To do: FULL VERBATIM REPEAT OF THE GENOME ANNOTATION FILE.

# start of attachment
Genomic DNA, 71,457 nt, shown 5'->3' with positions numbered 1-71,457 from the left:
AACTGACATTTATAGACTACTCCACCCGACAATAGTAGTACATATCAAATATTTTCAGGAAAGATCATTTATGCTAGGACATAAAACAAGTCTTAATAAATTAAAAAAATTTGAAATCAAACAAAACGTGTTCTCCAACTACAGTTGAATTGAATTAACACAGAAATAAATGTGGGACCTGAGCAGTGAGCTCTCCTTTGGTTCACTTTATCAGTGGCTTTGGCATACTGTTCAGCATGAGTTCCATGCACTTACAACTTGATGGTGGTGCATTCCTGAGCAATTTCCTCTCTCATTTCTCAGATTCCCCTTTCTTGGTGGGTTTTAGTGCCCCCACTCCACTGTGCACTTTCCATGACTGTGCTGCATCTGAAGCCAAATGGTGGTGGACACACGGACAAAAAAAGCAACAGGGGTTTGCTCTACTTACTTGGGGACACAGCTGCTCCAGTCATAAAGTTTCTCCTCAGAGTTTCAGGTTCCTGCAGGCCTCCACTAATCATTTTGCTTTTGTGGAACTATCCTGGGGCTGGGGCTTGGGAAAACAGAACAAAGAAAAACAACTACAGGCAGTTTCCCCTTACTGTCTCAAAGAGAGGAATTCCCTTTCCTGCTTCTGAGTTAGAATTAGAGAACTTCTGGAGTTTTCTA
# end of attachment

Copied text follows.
Genomic DNA, 71,457 nt, shown 5'->3' with positions numbered 1-71,457 from the left:
AACTGACATTTATAGACTACTCCACCCGACAATAGTAGTACATATCAAATATTTTCAGGAAAGATCATTTATGCTAGGACATAAAACAAGTCTTAATAAATTAAAAAAATTTGAAATCAAACAAAACGTGTTCTCCAACTACAGTTGAATTGAATTAACACAGAAATAAATGTGGGACCTGAGCAGTGAGCTCTCCTTTGGTTCACTTTATCAGTGGCTTTGGCATACTGTTCAGCATGAGTTCCATGCACTTACAACTTGATGGTGGTGCATTCCTGAGCAATTTCCTCTCTCATTTCTCAGATTCCCCTTTCTTGGTGGGTTTTAGTGCCCCCACTCCACTGTGCACTTTCCATGACTGTGCTGCATCTGAAGCCAAATGGTGGTGGACACACGGACAAAAAAAGCAACAGGGGTTTGCTCTACTTACTTGGGGACACAGCTGCTCCAGTCATAAAGTTTCTCCTCAGAGTTTCAGGTTCCTGCAGGCCTCCACTAATCATTTTGCTTTTGTGGAACTATCCTGGGGCTGGGGCTTGGGAAAACAGAACAAAGAAAAACAACTACAGGCAGTTTCCCCTTACTGTCTCAAAGAGAGGAATTCCCTTTCCTGCTTCTGAGTTAGAATTAGAGAACTTCTGGAGTTTTCTA